Sir, It is not every Tuesday that some of us find ourselves in agreement with every word written by Jim Crumley, but this week he excelled in his article. The ruination of much of Britain, in particular Scotland, is quite appalling and his thin-edge-of-the-wedge argument over the ruination of Beauly is quite correct. Once the power line was allowed, against enormous opposition and a considerable number of accurate prophecies that this was only the beginning, we were doomed. Any sentient person is aware that Britain is going to run out of steam. The blatant refusal to think two decades ahead indicates the fatuousness of most political leaders. In the field of energy it will lead to disaster. The love of selling off the family silver to anybody, as long as they dwell and pay taxes abroad, has already wreaked irreparable damage to our economy. When any opposition to public vandalism is allowed to be heard, then it is dismissed as nimbyism. This is grossly unfair as the objections, all over Britain, are often very soundly based. When a local council dares to suggest the objectors may have a point and proceed to refuse planning applications it is almost invariably overruled by unelected officials in London or Edinburgh. What a price we pay for “democracy”! We have all the fuels for not only being self-sufficient in energy but having the ability to export it. The trouble is that the energy in question is carbon-based, but any exploration of this is thought by many to be even worse than questioning immigration policy. However, the technology is available, not only to use the carbon fuels but also to extract the toxics that are more than a potential worry. Oil companies ally with power suppliers to deny this. The Greens and other do-gooders loudly applaud from the sides. Again, the majority of us, who are not terribly rich, subsidise, through our taxes, the very, very rich, both at home and abroad. The current popularity of the SNP would suggest that whichever way we might have voted in the referendum most of us in Scotland are in one mind on the subject of preserving our heritage. Oh that a little sense and independent thinking might be found in more of our politicians. Robert Lightband. Clepington Court, Dundee. Looks like case of double standards Sir, What a difference a few months make. Last summer, Jose Manuel Barroso, the outgoing president of the European Commission, was hailed by unionists as the authoritative voice on an independent Scotland’s position in the EU. His word was gospel and unionists were quick to cite his opposition to an indepen-dent Scotland’s EU member-ship, as the final word. Fast forward a few months and Mr Barroso is now Johnny Foreigner, a jumped-up EU bureaucrat sticking his nose in the UK’s affairs. Unionists had the bare- faced cheek to cry fear and uncertainty over an indepen-dent Scotland, and now not a cheep from them over the uncertainty of the UK’s EU membership and all the risks to jobs and trade it will entail. Double standards springs to mind. RMF Brown. Markinch, Fife. It’s just money down the drain Sir, The SNP-dominated Scottish Government bought Prestwick Airport for £1 to save it from closure and pledged to invest £10 million into the airport, despite the previous owners losing £7 million a year. It is telling that no other companies were interested in buying it. In June, Nicola Sturgeon, then Deputy First Minister, announced a £7 million investment for repairs and improvements. Now Prestwick Airport is to be “loaned” another £10 million. Wait a minute, “loaned”, but the taxpayers already own this airport so when the plug is pulled then it is taxpayers’ money down the drain. Passenger flights at Prestwick Airport are as few as one a day so the airport has no future. By comparison the highly successful Glasgow Airport has 100 flights a day. I trust no more money will be ploughed into this politically motivated “white elephant”. The Prestwick Airport slogan “pure dead brilliant” was one-third correct the middle word. Clark Cross. 138 Springfield Road, Linlithgow. Nicola to head for Scone? Sir, Does the news that Nicola Sturgeon is to be endorsed as Alex Salmond’s successor at the SNP conference in Perth next month mean she will be nipping up the road to Scone to be crowned Queen Nicola? Robert T Smith. 30 Braeside Terrace, Aberdeen. Off the agenda? Oh really! Sir, In his letter, Time to face reality (Monday October 20), Dr John Cameron is being very presumptuous in suggesting “independence is off the agenda”. Presumably Dr Cameron was able to read the excellent accompanying letter from Ken Clark relating to last week’s Westminster debate on further powers for Scotland and suggesting that Scotland has perhaps been sold a “pig in a poke” by Messrs Brown et al. Whilst it is still early days, there is a groundswell of opinion suggesting that Westminster better deliver on its promises, in a realistic timescale, without conditions. If not, many who were borderline “no” voters, plus those who were persuaded by the late promises of more autonomy, may well become very disillusioned and start beating the drum again. As Tommy Sheridan said in his post referendum interview on BBC News: “The powerless realised they have power, we ain’t going back into the box.” Notwithstanding Mr Sheridan’s politics, his underlying sentiment will have struck a chord with many and those charged with delivering on their promises for the country should take note. Dr Cameron says: “It is time to face reality that independence is off the agenda.” Oh really! Keith Richardson. Melgund Burn, Aberlemno. Bags not the only problem Sir, Yes, one has to agree that plastic bags are a problem, but in the bigger picture just a “drop in the ocean”. When you look at the litter pollution problem where do they rate? When I cycle around the country roads there are more empty juice bottles, discarded coke tins, fag packets etc than plastic bags. Once again the establish-ment/politicians/do-gooders have come up with this “plastic bag drivel” and people are following like lambs to the slaughter and no doubt all giving praise and claiming to be nice people as they roll along in their carbon-fuel-guzzling pollution machines. Roy McIntosh. 9 Bankwell Road, Anstruther. The beach was left spotless Sir, An article and photograph in Monday’s Courier described the work of volunteers cleaning litter from the St Andrews beaches part of a UK-wide campaign to address this growing problem. I applaud the work done but I am saddened and appalled at the need for it. I holidayed recently at a French seaside resort with over a mile of sandy beaches. On Sunday the beach was packed with family picnickers etc. We did notice provision of showers, toilets and bins but in the evening expected to find the beach covered with litter and over- flowing bins. The beach and esplanade were spotless. Bins were full but covered and not spilling out. We found that people meticulously “binned” all their litter and cleaned up promptly after the many dogs exercised on the prom. What is wrong with people here that they can’t do likewise? Elizabeth Picton. 76 Hepburn Gardens, St Andrews.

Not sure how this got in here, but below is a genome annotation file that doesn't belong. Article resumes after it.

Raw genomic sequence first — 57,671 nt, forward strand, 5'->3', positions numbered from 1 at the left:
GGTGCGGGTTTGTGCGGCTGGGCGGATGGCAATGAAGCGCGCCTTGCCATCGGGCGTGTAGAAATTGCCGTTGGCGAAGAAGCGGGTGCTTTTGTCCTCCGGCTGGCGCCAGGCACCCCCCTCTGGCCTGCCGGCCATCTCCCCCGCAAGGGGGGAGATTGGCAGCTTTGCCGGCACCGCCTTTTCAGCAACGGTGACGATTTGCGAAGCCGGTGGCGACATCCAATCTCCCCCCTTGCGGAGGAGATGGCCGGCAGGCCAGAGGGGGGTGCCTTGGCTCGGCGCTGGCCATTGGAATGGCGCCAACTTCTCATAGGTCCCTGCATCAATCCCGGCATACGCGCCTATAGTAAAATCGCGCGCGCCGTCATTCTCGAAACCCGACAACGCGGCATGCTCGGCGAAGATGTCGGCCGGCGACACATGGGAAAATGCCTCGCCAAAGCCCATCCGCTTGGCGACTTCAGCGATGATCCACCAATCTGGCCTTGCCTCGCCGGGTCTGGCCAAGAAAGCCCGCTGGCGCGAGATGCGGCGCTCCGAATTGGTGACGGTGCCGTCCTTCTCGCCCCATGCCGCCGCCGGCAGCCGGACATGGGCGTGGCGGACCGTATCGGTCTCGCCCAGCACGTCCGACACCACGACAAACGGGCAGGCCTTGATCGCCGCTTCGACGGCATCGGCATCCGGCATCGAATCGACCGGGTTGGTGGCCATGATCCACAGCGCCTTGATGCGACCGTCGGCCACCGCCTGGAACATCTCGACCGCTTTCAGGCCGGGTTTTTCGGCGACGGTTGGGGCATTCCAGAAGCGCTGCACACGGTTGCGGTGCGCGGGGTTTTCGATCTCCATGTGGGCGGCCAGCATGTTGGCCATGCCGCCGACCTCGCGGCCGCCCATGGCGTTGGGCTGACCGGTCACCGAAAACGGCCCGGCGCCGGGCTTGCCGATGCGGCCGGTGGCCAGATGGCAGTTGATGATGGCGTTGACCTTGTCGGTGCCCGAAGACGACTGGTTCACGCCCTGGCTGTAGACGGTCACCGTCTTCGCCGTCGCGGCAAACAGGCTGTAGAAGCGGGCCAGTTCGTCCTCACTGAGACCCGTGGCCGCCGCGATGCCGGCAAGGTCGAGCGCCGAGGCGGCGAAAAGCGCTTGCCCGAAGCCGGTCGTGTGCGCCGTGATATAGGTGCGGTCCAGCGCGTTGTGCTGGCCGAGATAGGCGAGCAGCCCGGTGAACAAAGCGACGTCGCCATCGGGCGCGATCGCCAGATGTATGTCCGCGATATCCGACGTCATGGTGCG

The chance to play a part in unravelling an archaeological mystery is on offer in Perth. A team led by David Strachan from Perth and Kinross Heritage Trust is planning detailed excavations to uncover the secrets of Moredun Top Hillfort on Moncreiffe Hill, Perth, in September with the help of volunteers. The fort excavation follows on from a dig on another fort on Moncreiffe Hill which unearthed ramparts and evidence of the lives of the ancient inhabitants. The project is being delivered through the Tay Landscape Partnership and it hopes to reveal the past of the familiar landmark. “Tay Landscape Partnership is looking for volunteers interested in archaeology and the nation’s past to help excavate the site and play an important role in allowing this project to happen,” said Mr Strachan. “No archaeological experience is required and full on-site training will be provided. “Moredun Top hillfort is the larger of two hillforts on Moncreiffe Hill, to the south-east of Perth. “The hill itself is a key geographical feature in the landscape, located at the meeting of the rivers Tay and Earn and so dominating the lower straths of both rivers. “The site is clearly multi-period with the remains of at least two forts of late Iron Age and/or early historic date, as well as traces of other buildings. “Its location exploits the naturally defensive cliffs on the south face of the hill, and affords extensive views of the surrounding landscape in all directions, truly dominating the landscape at the tryst of these important river systems.” Hillforts feature regularly on the landscape of the Ochil and Sidlaw hills and a number have been excavated and studied in the past. Many were undertaken by Victorian archaeologists, who had no access to carbon dating, but the sites are likely to have been used over a wide time-frame. The opportunity to play a role in unearthing the past is being offered free of charge to anyone aged 16 and over. For more information and to find out how to get involved visit www.taylp.org. The Tay Landscape Partnership is a four-year project celebrating the landscapes of where the Tay and Earn meet and is funded by the Heritage Lottery Fund, the Gannochy Trust, Scottish Natural Heritage, Perth and Kinross Council and other bodies.